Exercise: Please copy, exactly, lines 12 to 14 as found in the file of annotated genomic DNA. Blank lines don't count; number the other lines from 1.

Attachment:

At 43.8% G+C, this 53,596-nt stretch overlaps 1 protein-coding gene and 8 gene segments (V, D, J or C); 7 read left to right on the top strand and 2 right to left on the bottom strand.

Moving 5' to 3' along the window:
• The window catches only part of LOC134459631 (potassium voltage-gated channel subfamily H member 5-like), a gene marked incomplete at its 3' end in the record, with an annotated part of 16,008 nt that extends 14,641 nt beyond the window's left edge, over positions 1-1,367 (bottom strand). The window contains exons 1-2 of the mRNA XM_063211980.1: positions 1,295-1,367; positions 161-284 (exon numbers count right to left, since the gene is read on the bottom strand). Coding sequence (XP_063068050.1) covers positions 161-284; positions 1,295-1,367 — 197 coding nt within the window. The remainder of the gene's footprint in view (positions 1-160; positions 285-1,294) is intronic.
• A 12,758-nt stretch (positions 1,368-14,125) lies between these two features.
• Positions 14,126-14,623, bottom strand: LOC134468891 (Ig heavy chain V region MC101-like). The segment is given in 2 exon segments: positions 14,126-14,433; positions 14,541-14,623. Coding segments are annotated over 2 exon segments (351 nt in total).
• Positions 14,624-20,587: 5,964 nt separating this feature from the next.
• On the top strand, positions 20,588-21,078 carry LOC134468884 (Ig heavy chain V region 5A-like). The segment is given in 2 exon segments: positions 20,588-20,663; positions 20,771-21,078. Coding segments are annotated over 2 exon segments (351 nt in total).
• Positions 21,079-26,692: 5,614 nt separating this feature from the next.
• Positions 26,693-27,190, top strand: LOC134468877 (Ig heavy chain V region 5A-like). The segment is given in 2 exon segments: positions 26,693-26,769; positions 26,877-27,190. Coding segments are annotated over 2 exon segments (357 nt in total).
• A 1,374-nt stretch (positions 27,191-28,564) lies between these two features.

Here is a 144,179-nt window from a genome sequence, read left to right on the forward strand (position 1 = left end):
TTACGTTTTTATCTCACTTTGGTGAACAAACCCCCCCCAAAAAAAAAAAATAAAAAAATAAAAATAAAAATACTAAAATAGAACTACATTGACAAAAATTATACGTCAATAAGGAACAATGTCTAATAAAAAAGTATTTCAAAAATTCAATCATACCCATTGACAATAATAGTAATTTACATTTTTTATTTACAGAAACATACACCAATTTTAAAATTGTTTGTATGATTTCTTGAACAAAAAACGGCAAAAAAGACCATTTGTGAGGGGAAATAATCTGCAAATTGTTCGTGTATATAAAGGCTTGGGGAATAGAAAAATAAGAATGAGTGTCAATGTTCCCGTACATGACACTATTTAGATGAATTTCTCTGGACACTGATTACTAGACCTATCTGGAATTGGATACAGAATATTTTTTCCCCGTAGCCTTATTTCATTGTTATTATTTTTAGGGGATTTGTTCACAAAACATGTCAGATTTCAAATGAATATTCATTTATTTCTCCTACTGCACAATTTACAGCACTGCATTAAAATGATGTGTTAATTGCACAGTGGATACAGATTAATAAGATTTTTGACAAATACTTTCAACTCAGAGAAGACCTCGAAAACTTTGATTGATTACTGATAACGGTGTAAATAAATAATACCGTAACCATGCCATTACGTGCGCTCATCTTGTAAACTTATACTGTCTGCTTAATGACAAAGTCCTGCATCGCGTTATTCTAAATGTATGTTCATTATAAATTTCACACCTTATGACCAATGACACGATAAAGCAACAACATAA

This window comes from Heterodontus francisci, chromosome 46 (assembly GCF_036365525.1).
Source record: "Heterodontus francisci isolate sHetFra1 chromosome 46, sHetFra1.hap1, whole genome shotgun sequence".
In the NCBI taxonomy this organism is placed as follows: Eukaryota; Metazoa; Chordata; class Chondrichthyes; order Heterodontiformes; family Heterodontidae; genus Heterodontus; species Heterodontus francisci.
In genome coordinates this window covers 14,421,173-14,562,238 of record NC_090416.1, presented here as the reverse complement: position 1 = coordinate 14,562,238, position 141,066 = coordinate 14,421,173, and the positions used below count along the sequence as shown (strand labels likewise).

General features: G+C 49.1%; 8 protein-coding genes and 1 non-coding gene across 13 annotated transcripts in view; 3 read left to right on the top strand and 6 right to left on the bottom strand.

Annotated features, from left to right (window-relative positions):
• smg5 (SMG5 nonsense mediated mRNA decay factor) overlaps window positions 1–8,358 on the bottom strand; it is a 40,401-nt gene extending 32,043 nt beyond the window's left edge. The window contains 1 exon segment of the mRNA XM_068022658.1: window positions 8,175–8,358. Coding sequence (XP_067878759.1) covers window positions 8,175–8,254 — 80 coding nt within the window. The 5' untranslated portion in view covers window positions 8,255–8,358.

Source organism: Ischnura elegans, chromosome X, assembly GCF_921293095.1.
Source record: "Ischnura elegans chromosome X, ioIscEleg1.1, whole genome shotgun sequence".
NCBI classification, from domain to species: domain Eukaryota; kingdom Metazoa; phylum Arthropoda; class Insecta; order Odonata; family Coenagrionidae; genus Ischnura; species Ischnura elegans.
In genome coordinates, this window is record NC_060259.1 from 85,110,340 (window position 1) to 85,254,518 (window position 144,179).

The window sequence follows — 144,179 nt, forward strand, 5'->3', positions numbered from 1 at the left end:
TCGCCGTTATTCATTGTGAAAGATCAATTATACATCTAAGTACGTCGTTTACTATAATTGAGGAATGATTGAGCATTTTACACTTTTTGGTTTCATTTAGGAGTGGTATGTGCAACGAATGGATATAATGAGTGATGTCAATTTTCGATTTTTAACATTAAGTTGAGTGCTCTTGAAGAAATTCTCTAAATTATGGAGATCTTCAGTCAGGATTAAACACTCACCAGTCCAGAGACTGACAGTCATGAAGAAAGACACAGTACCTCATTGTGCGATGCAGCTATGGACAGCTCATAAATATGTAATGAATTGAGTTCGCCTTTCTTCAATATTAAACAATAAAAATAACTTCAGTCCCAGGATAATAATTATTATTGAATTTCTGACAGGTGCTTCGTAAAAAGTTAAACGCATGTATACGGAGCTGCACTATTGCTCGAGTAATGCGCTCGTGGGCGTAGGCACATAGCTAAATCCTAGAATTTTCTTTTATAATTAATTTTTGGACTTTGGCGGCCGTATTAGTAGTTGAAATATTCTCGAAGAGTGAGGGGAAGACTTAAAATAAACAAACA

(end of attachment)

TTACGTTTTTATCTCACTTTGGTGAACAAACCCCCCCCAAAAAAAAAAAATAAAAAAATAAAAATAAAAATACTAAAATAGAACTACATTGACAAAAATTATACGTCAATAAGGAACAATGTCTAATAAAAAAGTATTTCAAAAATTCAATCATACCCATTGACAATAATAGTAATTTACATTTTTTATTTACAGAAACATACACCAATTTTAAAATTGTTTGTATGATTTCTTGAACAAAAAACGGCAAAAAAGACCATTTGTGAGGGGAAATAATCTGCAAATTGTTCGTGTATATAAAGGCTTGGGGAATAGAAAAATAAGAATGAGTGTCAATGTTCCCGTACATGACACTATTTAGATGAATTTCTCTGGACACTGATTACTAGACCTATCTGGAATTGGATACAGAATATTTTTTCCCCGTAGCCTTATTTCATTGTTATTATTTTTAGGGGATTTGTTCACAAAACATGTCAGATTTCAAATGAATATTCATTTATTTCTCCTACTGCACAATTTACAGCACTGCATTAAAATGATGTGTTAATTGCACAGTGGATACAGATTAATAAGATTTTTGACAAATACTTTCAACTCAGAGAAGACCTCGAAAACTTTGATTGATTACTGATAACGGTGTAAATAAATAATACCGTAACCATGCCATTACGTGCGCTCATCTTGTAAACTTATACTGTCTGCTTAATGACAAAGTCCTGCATCGCGTTATTCTAAATGTATGTTCATTATAAATTTCACACCTTATGACCAATGACACGATAAAGCAACAACATAA

This window comes from Heterodontus francisci, chromosome 46 (assembly GCF_036365525.1).
Source record: "Heterodontus francisci isolate sHetFra1 chromosome 46, sHetFra1.hap1, whole genome shotgun sequence".